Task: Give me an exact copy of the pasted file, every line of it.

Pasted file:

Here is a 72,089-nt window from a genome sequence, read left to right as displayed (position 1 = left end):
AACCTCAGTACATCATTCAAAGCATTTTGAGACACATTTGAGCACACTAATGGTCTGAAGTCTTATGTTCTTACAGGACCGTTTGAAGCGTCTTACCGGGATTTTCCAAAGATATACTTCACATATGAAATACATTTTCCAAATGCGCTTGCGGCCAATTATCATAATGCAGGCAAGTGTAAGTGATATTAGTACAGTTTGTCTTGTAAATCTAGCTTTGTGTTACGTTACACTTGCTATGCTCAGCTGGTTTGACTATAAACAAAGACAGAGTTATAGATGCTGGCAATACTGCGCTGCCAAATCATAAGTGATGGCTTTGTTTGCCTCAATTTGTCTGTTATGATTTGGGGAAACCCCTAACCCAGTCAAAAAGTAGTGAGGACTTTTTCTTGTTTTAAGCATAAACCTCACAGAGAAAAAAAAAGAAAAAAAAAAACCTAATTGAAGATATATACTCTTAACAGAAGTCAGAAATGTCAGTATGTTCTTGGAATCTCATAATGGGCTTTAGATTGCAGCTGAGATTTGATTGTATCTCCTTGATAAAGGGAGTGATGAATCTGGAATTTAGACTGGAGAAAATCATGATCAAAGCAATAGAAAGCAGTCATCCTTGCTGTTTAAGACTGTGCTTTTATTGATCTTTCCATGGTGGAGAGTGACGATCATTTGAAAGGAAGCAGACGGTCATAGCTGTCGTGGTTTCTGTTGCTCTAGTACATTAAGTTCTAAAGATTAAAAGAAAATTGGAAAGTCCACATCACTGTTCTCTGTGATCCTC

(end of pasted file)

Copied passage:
Here is a 72,089-nt window from a genome sequence, read left to right as displayed (position 1 = left end):
AACCTCAGTACATCATTCAAAGCATTTTGAGACACATTTGAGCACACTAATGGTCTGAAGTCTTATGTTCTTACAGGACCGTTTGAAGCGTCTTACCGGGATTTTCCAAAGATATACTTCACATATGAAATACATTTTCCAAATGCGCTTGCGGCCAATTATCATAATGCAGGCAAGTGTAAGTGATATTAGTACAGTTTGTCTTGTAAATCTAGCTTTGTGTTACGTTACACTTGCTATGCTCAGCTGGTTTGACTATAAACAAAGACAGAGTTATAGATGCTGGCAATACTGCGCTGCCAAATCATAAGTGATGGCTTTGTTTGCCTCAATTTGTCTGTTATGATTTGGGGAAACCCCTAACCCAGTCAAAAAGTAGTGAGGACTTTTTCTTGTTTTAAGCATAAACCTCACAGAGAAAAAAAAAGAAAAAAAAAAACCTAATTGAAGATATATACTCTTAACAGAAGTCAGAAATGTCAGTATGTTCTTGGAATCTCATAATGGGCTTTAGATTGCAGCTGAGATTTGATTGTATCTCCTTGATAAAGGGAGTGATGAATCTGGAATTTAGACTGGAGAAAATCATGATCAAAGCAATAGAAAGCAGTCATCCTTGCTGTTTAAGACTGTGCTTTTATTGATCTTTCCATGGTGGAGAGTGACGATCATTTGAAAGGAAGCAGACGGTCATAGCTGTCGTGGTTTCTGTTGCTCTAGTACATTAAGTTCTAAAGATTAAAAGAAAATTGGAAAGTCCACATCACTGTTCTCTGTGATCCTC